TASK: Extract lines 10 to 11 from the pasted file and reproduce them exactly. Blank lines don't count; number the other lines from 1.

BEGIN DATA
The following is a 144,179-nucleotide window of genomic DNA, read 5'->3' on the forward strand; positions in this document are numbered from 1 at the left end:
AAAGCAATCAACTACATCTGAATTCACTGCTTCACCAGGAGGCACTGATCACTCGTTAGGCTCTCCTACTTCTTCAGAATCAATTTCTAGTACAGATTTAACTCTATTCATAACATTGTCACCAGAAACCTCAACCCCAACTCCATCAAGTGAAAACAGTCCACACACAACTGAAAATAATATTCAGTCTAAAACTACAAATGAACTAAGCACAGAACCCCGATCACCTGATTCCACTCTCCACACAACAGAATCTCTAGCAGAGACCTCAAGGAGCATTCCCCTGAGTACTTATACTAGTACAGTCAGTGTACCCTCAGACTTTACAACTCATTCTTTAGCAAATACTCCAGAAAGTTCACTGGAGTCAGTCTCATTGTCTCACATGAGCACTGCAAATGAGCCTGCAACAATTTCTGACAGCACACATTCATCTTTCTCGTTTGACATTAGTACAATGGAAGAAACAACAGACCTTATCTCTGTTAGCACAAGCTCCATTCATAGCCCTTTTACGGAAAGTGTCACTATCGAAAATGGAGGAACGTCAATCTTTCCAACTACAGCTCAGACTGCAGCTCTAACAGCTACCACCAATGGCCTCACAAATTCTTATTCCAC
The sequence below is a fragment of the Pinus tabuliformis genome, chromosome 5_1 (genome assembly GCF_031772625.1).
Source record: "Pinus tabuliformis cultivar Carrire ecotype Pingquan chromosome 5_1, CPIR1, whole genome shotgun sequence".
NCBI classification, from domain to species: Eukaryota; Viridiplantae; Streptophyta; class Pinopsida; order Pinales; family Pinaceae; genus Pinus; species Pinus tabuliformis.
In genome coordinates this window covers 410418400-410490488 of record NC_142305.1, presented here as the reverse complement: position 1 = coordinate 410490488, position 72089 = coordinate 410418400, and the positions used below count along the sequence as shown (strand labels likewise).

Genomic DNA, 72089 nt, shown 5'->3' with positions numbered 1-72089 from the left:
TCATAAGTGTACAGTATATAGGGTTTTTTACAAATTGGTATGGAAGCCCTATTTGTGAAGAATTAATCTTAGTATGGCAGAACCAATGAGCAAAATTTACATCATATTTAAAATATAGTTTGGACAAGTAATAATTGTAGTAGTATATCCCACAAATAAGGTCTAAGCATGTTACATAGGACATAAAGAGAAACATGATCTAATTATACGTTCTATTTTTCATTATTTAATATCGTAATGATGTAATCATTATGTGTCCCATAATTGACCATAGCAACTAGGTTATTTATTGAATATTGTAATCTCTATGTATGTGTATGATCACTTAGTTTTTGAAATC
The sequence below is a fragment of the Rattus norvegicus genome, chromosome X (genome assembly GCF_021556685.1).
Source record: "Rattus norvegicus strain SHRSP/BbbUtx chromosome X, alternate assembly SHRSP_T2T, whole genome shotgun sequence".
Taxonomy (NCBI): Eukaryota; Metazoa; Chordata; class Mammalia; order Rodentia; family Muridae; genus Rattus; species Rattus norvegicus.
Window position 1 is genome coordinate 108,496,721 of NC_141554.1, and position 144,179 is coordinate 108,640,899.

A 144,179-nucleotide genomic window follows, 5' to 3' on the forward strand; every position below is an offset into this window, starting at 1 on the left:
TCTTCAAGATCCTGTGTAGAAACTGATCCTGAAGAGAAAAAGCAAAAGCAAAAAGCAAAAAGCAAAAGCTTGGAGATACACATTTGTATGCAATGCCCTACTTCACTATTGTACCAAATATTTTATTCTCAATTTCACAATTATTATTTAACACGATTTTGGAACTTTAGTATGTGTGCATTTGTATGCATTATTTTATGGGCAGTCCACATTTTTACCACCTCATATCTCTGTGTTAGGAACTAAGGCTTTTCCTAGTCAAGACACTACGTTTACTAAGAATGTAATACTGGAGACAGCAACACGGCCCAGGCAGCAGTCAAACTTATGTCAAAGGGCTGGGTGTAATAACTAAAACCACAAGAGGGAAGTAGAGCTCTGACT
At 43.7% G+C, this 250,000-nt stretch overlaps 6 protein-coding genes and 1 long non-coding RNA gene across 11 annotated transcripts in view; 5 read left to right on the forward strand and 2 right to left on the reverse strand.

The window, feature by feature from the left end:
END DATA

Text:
Source record: "Rattus norvegicus strain SHRSP/BbbUtx chromosome X, alternate assembly SHRSP_T2T, whole genome shotgun sequence".
Taxonomy (NCBI): Eukaryota; Metazoa; Chordata; class Mammalia; order Rodentia; family Muridae; genus Rattus; species Rattus norvegicus.